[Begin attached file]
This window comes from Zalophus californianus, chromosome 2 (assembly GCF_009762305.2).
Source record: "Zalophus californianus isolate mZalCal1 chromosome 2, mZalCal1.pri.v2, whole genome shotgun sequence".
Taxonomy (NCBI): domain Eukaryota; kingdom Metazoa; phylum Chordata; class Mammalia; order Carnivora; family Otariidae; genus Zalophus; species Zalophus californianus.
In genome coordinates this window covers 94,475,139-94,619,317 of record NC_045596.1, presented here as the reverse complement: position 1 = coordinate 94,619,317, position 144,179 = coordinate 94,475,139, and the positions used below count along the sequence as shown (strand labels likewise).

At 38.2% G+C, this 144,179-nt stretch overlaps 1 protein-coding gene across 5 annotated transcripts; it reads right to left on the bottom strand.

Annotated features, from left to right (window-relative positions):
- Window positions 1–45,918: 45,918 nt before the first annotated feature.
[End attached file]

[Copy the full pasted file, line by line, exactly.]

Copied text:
This window comes from Zalophus californianus, chromosome 2 (assembly GCF_009762305.2).
Source record: "Zalophus californianus isolate mZalCal1 chromosome 2, mZalCal1.pri.v2, whole genome shotgun sequence".
Taxonomy (NCBI): domain Eukaryota; kingdom Metazoa; phylum Chordata; class Mammalia; order Carnivora; family Otariidae; genus Zalophus; species Zalophus californianus.
In genome coordinates this window covers 94,475,139-94,619,317 of record NC_045596.1, presented here as the reverse complement: position 1 = coordinate 94,619,317, position 144,179 = coordinate 94,475,139, and the positions used below count along the sequence as shown (strand labels likewise).

At 38.2% G+C, this 144,179-nt stretch overlaps 1 protein-coding gene across 5 annotated transcripts; it reads right to left on the bottom strand.

Annotated features, from left to right (window-relative positions):
- Window positions 1–45,918: 45,918 nt before the first annotated feature.